I've got friends who just love the magic little mag-loader gadgets that take a lot of the painful work out of loading a stiff mag. If she has a hard time loading a mag, by all means get her the gadget and let her use it. The chances of her needing to load a magazine (as opposed to replacing a spent magazine with a previously-loaded one) under duress is vanishingly small.

    Me? I carry and love my G26 in 9mm. Fits my hand, yes. But I fell in love with her because she's so doggone cute.

    And yes, cute matters. :D

    pax

    I declare to you that woman must not depend upon the protection of man, but must be taught to protect herself, and there I take my stand. -- Susan B. Anthony
     
  18. sm

    sm member

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    Reading this thread again

    We actually have covered points for choosing a gun for anyone, regardless of gender, age, physical condition, experience.

    Asked why we start with a 22 revolver for new shooters, I'll clarify. Simply the new shooter can visually see if loaded, how it works and takes some of the mystery and misconceptions away. Also its easier for trigger control because we put a dime on front sight and let them run a cylinder (s) through with out falling off--revolver allows this. Coupled with good hearing protection, and 22lr , no percieved recoil and focus on trigger, sight, techniques.
     
  19. Captain Bligh

    Captain Bligh Member

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    I generally try not to comment on women's issues because I don't have the parts for it. But, I think the best carry gun for a female is the one she shoots the best, likes the best, and can conceal the best.

    By the way, Tamara, I know beauty is in the eye of the beholder but that humpback is one ugly gun! ;)

    RJ
     
  20. Baba Louie

    Baba Louie Member

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    Buy her one of each, let her try each one out, keeping the one she likes best.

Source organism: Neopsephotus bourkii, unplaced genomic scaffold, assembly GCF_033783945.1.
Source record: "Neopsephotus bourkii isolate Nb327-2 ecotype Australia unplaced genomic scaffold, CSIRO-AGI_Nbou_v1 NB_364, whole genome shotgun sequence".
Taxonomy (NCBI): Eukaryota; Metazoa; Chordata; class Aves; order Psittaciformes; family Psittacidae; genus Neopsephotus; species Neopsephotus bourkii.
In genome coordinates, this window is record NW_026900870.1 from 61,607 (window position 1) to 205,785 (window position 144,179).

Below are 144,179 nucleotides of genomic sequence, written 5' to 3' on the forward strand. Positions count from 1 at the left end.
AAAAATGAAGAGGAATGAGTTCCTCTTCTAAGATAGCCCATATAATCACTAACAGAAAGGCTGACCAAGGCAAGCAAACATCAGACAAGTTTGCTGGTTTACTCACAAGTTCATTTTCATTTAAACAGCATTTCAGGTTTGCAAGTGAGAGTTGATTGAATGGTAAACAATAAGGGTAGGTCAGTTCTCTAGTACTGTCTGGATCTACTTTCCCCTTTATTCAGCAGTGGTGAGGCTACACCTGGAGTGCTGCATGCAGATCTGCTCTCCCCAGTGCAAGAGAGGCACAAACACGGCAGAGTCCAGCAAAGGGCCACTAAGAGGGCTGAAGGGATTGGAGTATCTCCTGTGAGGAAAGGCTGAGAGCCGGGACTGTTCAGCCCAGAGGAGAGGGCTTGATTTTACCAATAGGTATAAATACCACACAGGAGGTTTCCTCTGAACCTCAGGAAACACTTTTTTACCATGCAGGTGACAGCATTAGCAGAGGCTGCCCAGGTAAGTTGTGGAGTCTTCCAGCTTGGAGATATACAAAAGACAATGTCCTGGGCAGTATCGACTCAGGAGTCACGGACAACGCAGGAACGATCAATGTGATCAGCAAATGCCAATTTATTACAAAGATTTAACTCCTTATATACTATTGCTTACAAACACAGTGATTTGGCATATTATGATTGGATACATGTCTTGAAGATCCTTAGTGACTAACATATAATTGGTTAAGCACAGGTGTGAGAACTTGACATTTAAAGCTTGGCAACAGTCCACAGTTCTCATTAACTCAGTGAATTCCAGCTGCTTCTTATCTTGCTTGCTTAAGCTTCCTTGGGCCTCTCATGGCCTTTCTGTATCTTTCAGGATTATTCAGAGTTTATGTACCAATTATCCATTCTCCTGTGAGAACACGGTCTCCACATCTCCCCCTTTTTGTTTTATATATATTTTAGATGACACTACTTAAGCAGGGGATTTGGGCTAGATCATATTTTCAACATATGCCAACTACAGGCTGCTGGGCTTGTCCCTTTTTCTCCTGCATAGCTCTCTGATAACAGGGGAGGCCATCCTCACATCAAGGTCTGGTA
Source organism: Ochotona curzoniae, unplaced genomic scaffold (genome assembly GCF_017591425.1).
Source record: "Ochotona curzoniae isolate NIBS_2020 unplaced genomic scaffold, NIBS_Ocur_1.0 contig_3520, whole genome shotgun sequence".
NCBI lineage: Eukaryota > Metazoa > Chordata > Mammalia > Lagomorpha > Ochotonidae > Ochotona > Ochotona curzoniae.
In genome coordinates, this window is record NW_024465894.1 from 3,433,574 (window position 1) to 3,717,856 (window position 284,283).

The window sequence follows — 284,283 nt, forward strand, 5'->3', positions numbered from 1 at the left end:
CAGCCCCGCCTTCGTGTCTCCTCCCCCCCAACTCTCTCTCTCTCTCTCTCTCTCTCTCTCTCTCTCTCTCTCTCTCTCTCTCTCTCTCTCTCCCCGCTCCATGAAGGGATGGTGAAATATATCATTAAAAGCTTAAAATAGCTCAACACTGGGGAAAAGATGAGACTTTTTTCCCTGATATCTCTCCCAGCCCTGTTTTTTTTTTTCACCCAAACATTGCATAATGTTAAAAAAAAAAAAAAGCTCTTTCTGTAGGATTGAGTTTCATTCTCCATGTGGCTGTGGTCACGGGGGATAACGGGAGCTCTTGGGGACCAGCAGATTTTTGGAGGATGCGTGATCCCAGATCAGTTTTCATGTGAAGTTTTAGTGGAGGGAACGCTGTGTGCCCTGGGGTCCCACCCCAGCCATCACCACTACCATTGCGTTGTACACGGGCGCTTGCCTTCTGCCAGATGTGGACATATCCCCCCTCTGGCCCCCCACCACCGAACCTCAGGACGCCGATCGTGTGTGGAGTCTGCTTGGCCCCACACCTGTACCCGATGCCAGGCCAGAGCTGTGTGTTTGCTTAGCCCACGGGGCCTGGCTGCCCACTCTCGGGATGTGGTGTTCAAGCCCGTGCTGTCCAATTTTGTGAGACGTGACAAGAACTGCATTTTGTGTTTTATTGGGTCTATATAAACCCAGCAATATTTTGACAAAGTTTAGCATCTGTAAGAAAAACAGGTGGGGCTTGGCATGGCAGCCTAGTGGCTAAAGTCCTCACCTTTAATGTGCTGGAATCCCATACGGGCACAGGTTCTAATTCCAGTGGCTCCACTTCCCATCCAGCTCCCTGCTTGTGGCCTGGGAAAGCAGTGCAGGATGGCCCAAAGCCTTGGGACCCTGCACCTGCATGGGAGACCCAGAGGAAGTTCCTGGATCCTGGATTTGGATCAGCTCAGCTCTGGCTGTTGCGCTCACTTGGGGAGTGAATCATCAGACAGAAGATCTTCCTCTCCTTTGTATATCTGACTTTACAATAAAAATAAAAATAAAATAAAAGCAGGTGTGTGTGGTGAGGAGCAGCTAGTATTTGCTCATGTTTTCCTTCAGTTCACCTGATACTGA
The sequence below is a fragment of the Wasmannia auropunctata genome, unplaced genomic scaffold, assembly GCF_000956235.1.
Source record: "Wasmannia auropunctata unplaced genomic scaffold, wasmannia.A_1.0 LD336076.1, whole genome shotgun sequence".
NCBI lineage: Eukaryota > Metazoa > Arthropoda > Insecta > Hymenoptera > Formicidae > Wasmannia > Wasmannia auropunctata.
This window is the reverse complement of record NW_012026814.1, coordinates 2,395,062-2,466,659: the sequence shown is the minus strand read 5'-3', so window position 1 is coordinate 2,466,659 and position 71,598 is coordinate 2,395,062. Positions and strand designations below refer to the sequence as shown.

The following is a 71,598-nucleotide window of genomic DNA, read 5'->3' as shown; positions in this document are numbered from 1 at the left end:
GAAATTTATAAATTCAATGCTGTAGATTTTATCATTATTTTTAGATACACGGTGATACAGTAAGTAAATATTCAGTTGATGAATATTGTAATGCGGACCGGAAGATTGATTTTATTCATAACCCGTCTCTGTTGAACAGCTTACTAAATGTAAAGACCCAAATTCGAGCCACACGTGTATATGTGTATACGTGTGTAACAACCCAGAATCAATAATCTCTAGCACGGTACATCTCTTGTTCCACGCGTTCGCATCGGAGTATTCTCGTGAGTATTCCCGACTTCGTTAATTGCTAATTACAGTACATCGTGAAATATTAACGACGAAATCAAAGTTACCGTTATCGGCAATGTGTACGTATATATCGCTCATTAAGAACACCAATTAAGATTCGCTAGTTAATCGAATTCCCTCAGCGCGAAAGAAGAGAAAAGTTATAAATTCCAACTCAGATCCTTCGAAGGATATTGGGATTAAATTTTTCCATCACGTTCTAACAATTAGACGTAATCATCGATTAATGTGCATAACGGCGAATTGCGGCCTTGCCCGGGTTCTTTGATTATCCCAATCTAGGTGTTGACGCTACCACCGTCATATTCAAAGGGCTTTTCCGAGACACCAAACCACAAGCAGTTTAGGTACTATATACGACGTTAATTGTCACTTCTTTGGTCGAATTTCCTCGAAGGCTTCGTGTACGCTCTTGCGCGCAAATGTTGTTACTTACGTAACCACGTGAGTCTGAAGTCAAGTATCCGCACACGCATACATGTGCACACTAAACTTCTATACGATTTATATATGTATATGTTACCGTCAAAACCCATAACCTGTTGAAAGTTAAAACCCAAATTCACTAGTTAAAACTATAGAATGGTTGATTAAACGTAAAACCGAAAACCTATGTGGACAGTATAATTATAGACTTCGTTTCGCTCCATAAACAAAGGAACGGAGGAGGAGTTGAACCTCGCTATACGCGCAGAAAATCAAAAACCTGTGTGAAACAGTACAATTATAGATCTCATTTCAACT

You keep the rest.:D

    Adios
     
  21. Mastrogiacomo

    Mastrogiacomo Member

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    Advice from another woman shooter -- let the wife decide. I was pushed to a .38 model 442 S&W and I HATE THE :cuss: GUN!! Later I came to my senses and bought a Beretta compact type M, which was so beautiful at the range, I went out and bought another one in black! Never assume you know what a woman should use. If she's firing the gun it should be her decision. The arguement about a revolver can stay in the closet forever and doesn't need maintence is a load of :cuss: A gun that doesn't get used won't do a damn thing when the time comes to take it out. A pistol isn't the hardest thing in the world to maintain (such as the Beretta which is easy to up keep and use). If you can find a place to rent guns, let her give it a try and make her own mind up. :D
     
  22. Ala Dan

    Ala Dan Member in memoriam

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    Greeting's Safety First-

    Hey, that's a catchy handle my friend! It all depends on
    what a female feels her needs are; plus what type of
    firearm she shoot's the best, and as a secondary note
    what she feels most comfortable with? I've help train some
    gal's that simply could not handle a .22 LR; either semi-
    auto or revolver!:scrutiny: On the other hand, I've seen
    some women that were really proficent with the 9m/m Glock
    19's and SIG P228's. A female police officer (friend of mine)